In her preface to “A Traveller in Time”, Uttley made the startling claim that, “Many of the incidents in the story are based on my dreams” in which she “talked with people who lived alongside but out of time, moving through a life parallel to my own existence.” Many of the time-slip episodes do have a dream-like quality, especially when Penelope sees people from different eras occupying the same space – “Each set of figures kept distinct, neither was aware of the other, and the farmer walked through them as if they were films of smoke”. However, it’s also clear that this story has been influenced by scientific theories about time and space which Uttley must have studied as part of her Physics course. Time travel isn’t just a plot device in this novel and the heroine isn’t just a plucky girl who has adventures in a more exciting era than her own. Penelope thinks very hard about what is happening to her and what it might tell her about the nature of reality.

I nearly recommended this book during “Ghost Month” (October) on Fantasy Reads because, essentially. “A Traveller in Time” is a reverse ghost story. Modern girl Penelope is haunting the 16th century characters, sometimes frightening them with glimpses of their future. In the most poignant scene in the book, Penelope tries to warn doomed Mary Queen of Scots against agreeing to Anthony Babbington’s plan but Mary only sees her as a sorrowful phantom and complains that, “The world is full of ghosts for me. There is no peace or happiness left.” The more time Penelope spends in the past, the harder she finds it to remember her knowledge of the future. This seems logical and adds tension to the story. When she is in the 16th century, Penelope is charmed by the captive queen and it almost seems as if history can be altered but when she returns to her present, Penelope is reminded of the terrible consequences of Mary’s reckless behaviour.

Penelope’s account of her childhood experiences is tinged with sadness – she cannot stay in the past with people she has come to love and she cannot change their ultimate fate – but this isn’t a depressing book. The story leaves the Babbingtons enjoying their last “glorious Christmas”, complete with Yule Log, garlands of fir, holly and bay, a Wassail Cup, a Boar’s Head and a model of Thackers made out of marchpane (marzipan). History remembers the Babbingtons as wicked or tragic but Penelope has shared their hopes and joys. The novel suggests that somewhere in the layers of time these golden moments continue to exist. Penelope comes back from the past able to live more intensely because she has learned that life itself has “a power behind it that carries folk on to struggle and not give in.”  If you are looking for a beautiful and thought-provoking Christmas read, “A Traveller in Time” may be the book for you.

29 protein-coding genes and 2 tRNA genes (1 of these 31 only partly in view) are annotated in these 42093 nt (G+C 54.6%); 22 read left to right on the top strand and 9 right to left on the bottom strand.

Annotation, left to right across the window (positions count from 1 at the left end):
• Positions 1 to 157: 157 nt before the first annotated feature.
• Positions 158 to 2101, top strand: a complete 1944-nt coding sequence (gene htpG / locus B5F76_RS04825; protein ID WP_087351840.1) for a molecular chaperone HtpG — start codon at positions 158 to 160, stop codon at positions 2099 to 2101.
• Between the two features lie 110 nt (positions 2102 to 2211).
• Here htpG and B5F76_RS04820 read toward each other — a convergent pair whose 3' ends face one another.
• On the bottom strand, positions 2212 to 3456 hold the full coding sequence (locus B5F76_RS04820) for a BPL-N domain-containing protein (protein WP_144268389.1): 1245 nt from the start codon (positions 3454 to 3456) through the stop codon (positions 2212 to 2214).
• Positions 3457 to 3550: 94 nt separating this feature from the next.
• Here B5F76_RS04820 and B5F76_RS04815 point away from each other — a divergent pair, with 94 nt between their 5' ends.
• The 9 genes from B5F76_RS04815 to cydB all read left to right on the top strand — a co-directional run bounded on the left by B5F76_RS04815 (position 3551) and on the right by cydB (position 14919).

My treat this Christmas will be reading a new time-travel story in Jodi Taylor’s delightful “Chronicles of St Mary’s” series. Whatever you are doing over the holiday season, I wish you many golden moments.

Geraldine

 

http://www.chalcedon.co.uk

 

 

 

 

 

 

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The beginning of a new year is the traditional time to reflect on the past and make plans for the future, so I’m recommending a thought-provoking novel which plays with our concepts of past and future. “Arcadia” by English author Iain Pears is a book about writing Fantasy and creating Utopian worlds. Whether the novel itself should be classed as Fantasy or Science Fiction turns out to be crucial to the plot. Pears is famous for creating intricate literary puzzles which challenge his readers to work out how the pieces fit together. “Arcadia” (2015) is available in paperback or as an ebook but you can also download an “Arcadia app”  which will give you “the freedom to put the tale together in your own way.”

The construction of this novel makes it difficult to write a conventional synopsis so I’ll just give a taster of what goes on in the main plot strands. The story opens in Oxford, England, in 1960 as an academic reads an extract from his unfinished novel to a group which has succeeded the famous Inklings. Professor Henry Lytten is in the process of creating a very detailed Fantasy realm called Anterwold which is loosely based on the idyllic pastoral world of Sir Philip Sidney’s “Arcadia”. The scene he reads out involves a curious boy called Jay who strays across a forbidden boundary and encounters a beautiful young woman whom he thinks must be a fairy. Lytten is a scholar with an interesting past and he is still actively involved in Cold War espionage. He lives alone but has befriended a bright fifteen year-old girl called Rosie who comes in regularly to feed the professor’s malevolent cat, Jenkins.

An old friend of Lytten’s has left some junk in his cellar. When Rosie goes down there searching for Jenkins she steps through a metal arch and finds herself in a different world. On her second visit, Rosie discovers that this is Professor Lytten’s Anterwold, whose inhabitants believe that they are there “because of the great Return from Exile” led by a hero called Esilio. Their lives are dominated and defined by the Story, which is said to contain everything they need to know. Rosie is taken to a place called Willdon and treated as an honoured guest by its ruler, Lady Catherine. Among the people she meets are Jay, who is now an apprentice Storyteller, and his wise teacher Henary who knows that her visit has been foretold in an ancient document. In her new persona as Lady Rosalind, she is attracted to a mysterious stranger. He turns out to be the outlaw-leader Pamarchon, who is suspected of murdering his uncle, the previous Lord of Willdon. Rosie is torn between returning to the safety of Oxford and following Pamarchon into the forest.